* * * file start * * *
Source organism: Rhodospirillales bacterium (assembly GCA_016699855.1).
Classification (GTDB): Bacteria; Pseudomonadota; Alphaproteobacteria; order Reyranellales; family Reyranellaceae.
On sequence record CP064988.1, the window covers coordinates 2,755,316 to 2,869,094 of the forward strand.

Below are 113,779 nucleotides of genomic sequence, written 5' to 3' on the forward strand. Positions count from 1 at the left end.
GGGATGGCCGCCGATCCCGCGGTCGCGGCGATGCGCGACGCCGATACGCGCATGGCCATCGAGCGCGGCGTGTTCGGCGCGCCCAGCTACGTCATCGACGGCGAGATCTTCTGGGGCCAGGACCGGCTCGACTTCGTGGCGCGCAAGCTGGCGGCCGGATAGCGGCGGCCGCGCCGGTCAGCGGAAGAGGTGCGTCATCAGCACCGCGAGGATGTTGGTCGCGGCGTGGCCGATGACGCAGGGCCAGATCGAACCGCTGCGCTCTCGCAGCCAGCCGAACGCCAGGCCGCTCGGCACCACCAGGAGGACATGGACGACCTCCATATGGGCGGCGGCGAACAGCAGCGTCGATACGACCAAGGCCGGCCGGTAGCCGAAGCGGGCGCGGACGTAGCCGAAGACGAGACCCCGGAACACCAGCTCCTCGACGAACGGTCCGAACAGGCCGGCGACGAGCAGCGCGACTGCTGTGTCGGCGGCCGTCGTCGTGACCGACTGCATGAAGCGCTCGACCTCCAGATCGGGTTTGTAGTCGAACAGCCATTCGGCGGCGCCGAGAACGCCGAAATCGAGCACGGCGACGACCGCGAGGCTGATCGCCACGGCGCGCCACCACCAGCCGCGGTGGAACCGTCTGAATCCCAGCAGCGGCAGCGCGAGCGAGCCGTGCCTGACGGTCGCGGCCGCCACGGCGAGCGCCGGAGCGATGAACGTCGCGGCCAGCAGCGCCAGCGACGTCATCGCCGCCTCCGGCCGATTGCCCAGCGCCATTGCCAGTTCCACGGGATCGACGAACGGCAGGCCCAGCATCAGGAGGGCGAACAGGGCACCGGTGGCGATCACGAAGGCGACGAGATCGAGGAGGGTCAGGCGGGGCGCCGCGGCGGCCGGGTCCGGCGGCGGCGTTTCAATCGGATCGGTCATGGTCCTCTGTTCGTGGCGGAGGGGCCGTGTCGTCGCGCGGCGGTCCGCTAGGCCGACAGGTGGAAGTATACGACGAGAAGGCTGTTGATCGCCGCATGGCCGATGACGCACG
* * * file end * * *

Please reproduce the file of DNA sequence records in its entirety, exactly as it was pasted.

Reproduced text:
Source organism: Rhodospirillales bacterium (assembly GCA_016699855.1).
Classification (GTDB): Bacteria; Pseudomonadota; Alphaproteobacteria; order Reyranellales; family Reyranellaceae.
On sequence record CP064988.1, the window covers coordinates 2,755,316 to 2,869,094 of the forward strand.

Below are 113,779 nucleotides of genomic sequence, written 5' to 3' on the forward strand. Positions count from 1 at the left end.
GGGATGGCCGCCGATCCCGCGGTCGCGGCGATGCGCGACGCCGATACGCGCATGGCCATCGAGCGCGGCGTGTTCGGCGCGCCCAGCTACGTCATCGACGGCGAGATCTTCTGGGGCCAGGACCGGCTCGACTTCGTGGCGCGCAAGCTGGCGGCCGGATAGCGGCGGCCGCGCCGGTCAGCGGAAGAGGTGCGTCATCAGCACCGCGAGGATGTTGGTCGCGGCGTGGCCGATGACGCAGGGCCAGATCGAACCGCTGCGCTCTCGCAGCCAGCCGAACGCCAGGCCGCTCGGCACCACCAGGAGGACATGGACGACCTCCATATGGGCGGCGGCGAACAGCAGCGTCGATACGACCAAGGCCGGCCGGTAGCCGAAGCGGGCGCGGACGTAGCCGAAGACGAGACCCCGGAACACCAGCTCCTCGACGAACGGTCCGAACAGGCCGGCGACGAGCAGCGCGACTGCTGTGTCGGCGGCCGTCGTCGTGACCGACTGCATGAAGCGCTCGACCTCCAGATCGGGTTTGTAGTCGAACAGCCATTCGGCGGCGCCGAGAACGCCGAAATCGAGCACGGCGACGACCGCGAGGCTGATCGCCACGGCGCGCCACCACCAGCCGCGGTGGAACCGTCTGAATCCCAGCAGCGGCAGCGCGAGCGAGCCGTGCCTGACGGTCGCGGCCGCCACGGCGAGCGCCGGAGCGATGAACGTCGCGGCCAGCAGCGCCAGCGACGTCATCGCCGCCTCCGGCCGATTGCCCAGCGCCATTGCCAGTTCCACGGGATCGACGAACGGCAGGCCCAGCATCAGGAGGGCGAACAGGGCACCGGTGGCGATCACGAAGGCGACGAGATCGAGGAGGGTCAGGCGGGGCGCCGCGGCGGCCGGGTCCGGCGGCGGCGTTTCAATCGGATCGGTCATGGTCCTCTGTTCGTGGCGGAGGGGCCGTGTCGTCGCGCGGCGGTCCGCTAGGCCGACAGGTGGAAGTATACGACGAGAAGGCTGTTGATCGCCGCATGGCCGATGACGCACG